Jude Collins

Tuesday, 5 April 2011

Dreams of Elizabeth Alexandra Mary Saxe-Coburg-Gotha

Elizabeth Alexandra Mary Saxe-Coburg-Gotha is on my mind today - I've got to meet a man later this morning for an interview about her. Elizabeth and I go back a long way. When she was made Queen Elizabeth II by the Grace of God, an old aunt of mine who'd spent a lot of years serving the Anglo-Irish gentry sent us a glass Coronation mug. It was so heavy it felt more like a weapon. During the 1950s I used to go to the movies in the County Cinema or Miller's Picture House in Omagh. When the girl had got that big close-up kiss and 'The End' had appeared, up would come Elizabeth Alexandra Mary Saxe-Coburg-Gotha. On a horse. Sitting, to my astonishment, with both her legs on one side of the nag. 'God Save The Queen' would then play and roughly half the cinema would stand, all square shoulders and hard-eyed respect. The other half would do their bit for Ireland by pushing past them and out into the Omagh evening. Sometimes you'd get a big no-pasarĂ¡n anthem-respecter at the end of your row of seats who would ignore your efforts to get out. In such cases the only thing was to do a Fosbury flop into the next row of seats and exit that way. Somebody once wrote a short story about this culture clash: it was called 'The Anthem Sprinters'. I wonder if Elizabeth Alexandra Mary Saxe-Coburg-Gotha ever read it. Somebody told me she wasn't a great woman for the books. 

Then when we got our first television in the late 1950s, I'd watch until close-down time, around 11.00 pm. It was the same drill as the cinema - there was Elizabeth Alexandra Mary Saxe-Coburg-Gotha on the same horse, or one very like it. She always looked concentrated and serious, which I put down to the effort involved in staying on a horse while sitting that way. Sometime in the 1950s she visited Kenya and they made a film of it. We got out of school to see it, provided, the Brother explained, we wrote an essay  afterwards. It showed  Elizabeth Alexandra Mary talking to smiling respectful black people, and then it showed the horrible Mau-Mau, who in dramatic reconstruction set fire to houses and forced new recruits to eat worms in initiation ceremonies. I can't tell you the contrast between their filthy appearance and the coolness of Elizabeth Alexandra Mary in her nice hat and white gloves.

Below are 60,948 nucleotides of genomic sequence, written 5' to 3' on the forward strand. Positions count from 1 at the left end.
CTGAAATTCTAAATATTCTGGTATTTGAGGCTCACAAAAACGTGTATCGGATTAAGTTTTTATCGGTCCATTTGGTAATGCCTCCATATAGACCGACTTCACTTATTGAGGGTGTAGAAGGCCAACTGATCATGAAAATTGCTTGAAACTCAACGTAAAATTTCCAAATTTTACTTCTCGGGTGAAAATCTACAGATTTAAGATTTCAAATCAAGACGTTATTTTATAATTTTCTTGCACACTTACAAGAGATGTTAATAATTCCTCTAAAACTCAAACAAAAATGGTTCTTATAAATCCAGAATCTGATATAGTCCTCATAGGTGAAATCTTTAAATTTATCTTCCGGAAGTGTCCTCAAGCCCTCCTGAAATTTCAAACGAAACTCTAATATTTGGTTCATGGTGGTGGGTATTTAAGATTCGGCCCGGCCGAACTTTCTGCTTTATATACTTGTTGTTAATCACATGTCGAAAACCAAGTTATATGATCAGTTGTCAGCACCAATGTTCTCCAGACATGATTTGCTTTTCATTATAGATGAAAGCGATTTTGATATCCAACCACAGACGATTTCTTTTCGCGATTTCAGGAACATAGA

I was astonished ten years later to hear the Mau-Mau had got Kenya independence and their leader Jomo Kenyatta had got tea at Buckingham Palace.

In my teen years, when she was married and started producing those, um, plain-looking children,  Elizabeth Alexandra Mary got a bit dull for some people, and media attention switched to her sister and the very important question of whether she would marry the dashing but oh-dear-divorced ace pilot or the strikingly-handsome hooray-not-divorced photographer? But my heart stayed with the woman married to the Greek guy. Once I dreamed that she’d tied her horse outside our house and come in and started taking off her clothes, saying she was dead hot and needed a bath and would I come up and scrub her back?

So it's with those happy boyhood memories that I'll come to the interview today. The idea of royalty is anti-democratic and wildly costly, and the Queen of England coming to the south of Ireland ignores a big smelly ape called Partition, so I'm agin it. But even I wanted to, I can't forget those heady days of watching Elizabeth Alexandra Mary Saxe-Coburg-Gotha and her white gloves and pursed mouth and the way she kept her knees together on that horse.


  1. Britain is responsible for many of the world’s historic problems, including the conflict in Kashmir between India and Pakistan, David Cameron has said. The Prime Minister appeared to distance himself from the imperial past when he suggested that Britain was to blame for decades of tension and several wars over the disputed territory, as well as other global conflicts.

  2. http://www.dailymail.co.uk/femail/article-1375055/Kate-Middletons-cousin-Katrina-Darling-Queen-Burlesque.html